Animal Friends not only offers spay and neuter services to low-income families, often using its mobile vehicle, it provides vaccination clinics and its Chow Wagon program distributes pet food and litter through local food banks. Last year, it collected about 90,000 pounds of food to stop people from feeding their pets people food.
With its new animal wellness center, Swisher hopes Chow Wagon can expand further.
But Animal Friends’ educational effort doesn’t stop there.
The organization has indicated to local vets that it isn’t trying to directly compete with them, he says. Animal Friends is focused on low-income families who normally don’t go to the vet.
Swisher started as Animal Friends’ CFO more than 20 years ago, stepping in to lead on an interim basis three years later. He’s seen the nonprofit do incredible things.
“We’ve tried over the years to knock down any barriers that are in the way to make sure people understand the importance of getting their animals altered and keeping them current on their vaccines,” Swisher says.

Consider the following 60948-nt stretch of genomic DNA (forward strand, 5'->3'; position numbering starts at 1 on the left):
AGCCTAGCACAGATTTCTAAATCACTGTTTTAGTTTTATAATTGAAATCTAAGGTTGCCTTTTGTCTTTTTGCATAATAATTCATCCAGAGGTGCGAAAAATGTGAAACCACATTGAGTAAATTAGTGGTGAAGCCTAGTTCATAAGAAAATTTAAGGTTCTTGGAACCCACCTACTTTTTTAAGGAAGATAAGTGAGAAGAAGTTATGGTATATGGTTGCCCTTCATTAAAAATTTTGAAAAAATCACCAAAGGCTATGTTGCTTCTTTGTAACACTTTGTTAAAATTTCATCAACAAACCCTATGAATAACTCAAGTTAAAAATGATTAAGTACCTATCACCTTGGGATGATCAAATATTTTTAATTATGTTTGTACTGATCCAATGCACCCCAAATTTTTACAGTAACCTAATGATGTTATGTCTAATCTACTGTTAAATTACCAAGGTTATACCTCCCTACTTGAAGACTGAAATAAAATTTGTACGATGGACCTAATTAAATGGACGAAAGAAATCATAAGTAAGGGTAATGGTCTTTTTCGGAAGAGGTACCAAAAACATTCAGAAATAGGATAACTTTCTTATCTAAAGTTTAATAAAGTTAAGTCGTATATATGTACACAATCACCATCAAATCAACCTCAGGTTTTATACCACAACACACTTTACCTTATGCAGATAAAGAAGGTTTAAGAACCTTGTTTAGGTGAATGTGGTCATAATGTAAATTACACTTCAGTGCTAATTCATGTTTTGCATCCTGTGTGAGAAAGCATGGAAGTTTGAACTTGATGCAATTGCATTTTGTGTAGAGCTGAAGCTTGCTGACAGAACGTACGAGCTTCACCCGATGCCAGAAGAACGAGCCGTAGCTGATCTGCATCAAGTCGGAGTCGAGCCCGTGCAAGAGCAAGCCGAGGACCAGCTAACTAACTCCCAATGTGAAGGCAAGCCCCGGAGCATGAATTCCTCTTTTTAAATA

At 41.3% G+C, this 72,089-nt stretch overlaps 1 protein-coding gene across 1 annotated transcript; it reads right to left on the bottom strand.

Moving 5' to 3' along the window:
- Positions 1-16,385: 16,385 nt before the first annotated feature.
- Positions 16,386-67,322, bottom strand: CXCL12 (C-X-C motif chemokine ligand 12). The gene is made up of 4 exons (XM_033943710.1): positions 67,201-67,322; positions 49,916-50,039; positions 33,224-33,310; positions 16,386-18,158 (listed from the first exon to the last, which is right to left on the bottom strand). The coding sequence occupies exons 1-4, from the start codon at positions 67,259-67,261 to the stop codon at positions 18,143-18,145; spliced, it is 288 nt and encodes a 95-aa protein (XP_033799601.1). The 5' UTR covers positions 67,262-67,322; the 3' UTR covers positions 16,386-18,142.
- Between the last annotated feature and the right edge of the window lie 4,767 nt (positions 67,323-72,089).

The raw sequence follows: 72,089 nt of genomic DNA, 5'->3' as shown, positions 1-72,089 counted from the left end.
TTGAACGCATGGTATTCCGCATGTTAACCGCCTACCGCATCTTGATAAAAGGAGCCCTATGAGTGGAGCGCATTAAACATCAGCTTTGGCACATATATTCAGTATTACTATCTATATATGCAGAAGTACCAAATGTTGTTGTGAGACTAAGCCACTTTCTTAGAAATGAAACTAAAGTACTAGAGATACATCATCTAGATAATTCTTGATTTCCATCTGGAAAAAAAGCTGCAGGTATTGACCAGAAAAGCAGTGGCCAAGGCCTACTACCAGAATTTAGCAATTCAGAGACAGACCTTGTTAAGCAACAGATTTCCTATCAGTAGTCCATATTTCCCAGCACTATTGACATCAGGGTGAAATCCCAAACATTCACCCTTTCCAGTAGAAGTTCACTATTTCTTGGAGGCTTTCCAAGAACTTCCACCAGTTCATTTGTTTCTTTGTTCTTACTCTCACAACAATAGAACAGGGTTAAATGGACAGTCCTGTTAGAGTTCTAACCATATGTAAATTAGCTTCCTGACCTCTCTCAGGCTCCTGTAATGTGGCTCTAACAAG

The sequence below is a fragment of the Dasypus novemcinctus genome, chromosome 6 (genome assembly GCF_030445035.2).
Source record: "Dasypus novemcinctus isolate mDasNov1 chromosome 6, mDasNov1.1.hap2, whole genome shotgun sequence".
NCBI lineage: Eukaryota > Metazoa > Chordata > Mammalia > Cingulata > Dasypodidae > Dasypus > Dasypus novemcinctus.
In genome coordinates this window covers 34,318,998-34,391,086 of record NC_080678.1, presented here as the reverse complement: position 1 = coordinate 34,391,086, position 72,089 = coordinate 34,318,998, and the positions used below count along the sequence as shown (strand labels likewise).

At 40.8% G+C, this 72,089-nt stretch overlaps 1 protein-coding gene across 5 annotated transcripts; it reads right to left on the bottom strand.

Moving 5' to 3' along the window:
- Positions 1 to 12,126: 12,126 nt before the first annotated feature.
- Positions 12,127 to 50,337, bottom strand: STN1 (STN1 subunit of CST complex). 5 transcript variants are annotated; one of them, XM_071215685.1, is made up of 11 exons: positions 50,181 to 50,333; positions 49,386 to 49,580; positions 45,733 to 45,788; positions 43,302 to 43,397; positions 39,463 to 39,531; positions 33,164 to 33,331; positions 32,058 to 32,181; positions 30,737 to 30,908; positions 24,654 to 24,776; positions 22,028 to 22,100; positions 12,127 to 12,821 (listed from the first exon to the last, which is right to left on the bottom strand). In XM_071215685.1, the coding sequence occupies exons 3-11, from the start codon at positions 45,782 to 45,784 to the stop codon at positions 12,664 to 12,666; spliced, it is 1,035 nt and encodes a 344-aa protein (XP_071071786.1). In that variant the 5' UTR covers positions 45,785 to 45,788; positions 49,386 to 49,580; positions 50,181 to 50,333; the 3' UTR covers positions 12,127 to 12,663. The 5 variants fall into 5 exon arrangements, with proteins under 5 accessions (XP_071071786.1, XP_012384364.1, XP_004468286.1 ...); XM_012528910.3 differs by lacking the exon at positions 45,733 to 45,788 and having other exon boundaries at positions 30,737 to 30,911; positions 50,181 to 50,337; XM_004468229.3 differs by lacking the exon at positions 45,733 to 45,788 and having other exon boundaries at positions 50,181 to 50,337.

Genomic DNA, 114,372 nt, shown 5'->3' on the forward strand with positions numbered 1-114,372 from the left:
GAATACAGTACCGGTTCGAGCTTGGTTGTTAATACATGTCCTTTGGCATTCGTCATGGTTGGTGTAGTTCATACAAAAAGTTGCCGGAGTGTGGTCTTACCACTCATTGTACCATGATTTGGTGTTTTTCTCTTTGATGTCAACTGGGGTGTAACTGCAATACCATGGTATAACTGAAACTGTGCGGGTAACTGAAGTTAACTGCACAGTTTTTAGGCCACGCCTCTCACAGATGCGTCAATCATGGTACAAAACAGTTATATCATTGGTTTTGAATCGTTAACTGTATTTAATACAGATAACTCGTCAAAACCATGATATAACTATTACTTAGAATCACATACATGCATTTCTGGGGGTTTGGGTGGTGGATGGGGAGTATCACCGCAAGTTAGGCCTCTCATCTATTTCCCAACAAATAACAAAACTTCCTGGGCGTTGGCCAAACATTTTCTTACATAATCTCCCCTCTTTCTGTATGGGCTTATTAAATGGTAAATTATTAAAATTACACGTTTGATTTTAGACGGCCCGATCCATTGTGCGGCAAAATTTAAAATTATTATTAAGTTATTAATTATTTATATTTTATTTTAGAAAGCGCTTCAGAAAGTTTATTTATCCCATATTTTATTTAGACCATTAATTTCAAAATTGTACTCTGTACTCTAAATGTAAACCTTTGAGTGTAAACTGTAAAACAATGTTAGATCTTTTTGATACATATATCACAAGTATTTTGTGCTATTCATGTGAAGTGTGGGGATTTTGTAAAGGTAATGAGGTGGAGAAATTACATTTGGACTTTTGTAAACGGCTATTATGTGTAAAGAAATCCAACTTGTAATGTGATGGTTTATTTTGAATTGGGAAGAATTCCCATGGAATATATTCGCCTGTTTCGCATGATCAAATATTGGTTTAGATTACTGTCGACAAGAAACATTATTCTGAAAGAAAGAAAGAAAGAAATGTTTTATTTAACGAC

He’s also helped Animal Friends find strong financial footing with a clear, focused vision. For example, the nonprofit is on its third five-year strategic plan.
“When I first started, there wasn’t a lot of talk about the business side of the organization,” Swisher says. “We were a very caring, compassionate organization, as we are today, but there wasn’t a lot of focus on the business side of the organization: how to brand the organization, how to fundraise for the organization, how to look ahead.”
Animal Friends not only needs to be a compassionate organization that provides quality care, it also has to raise awareness and money. Swisher says it can do all that by sticking to its mission, ensuring existing and new programs and services meet their outcomes.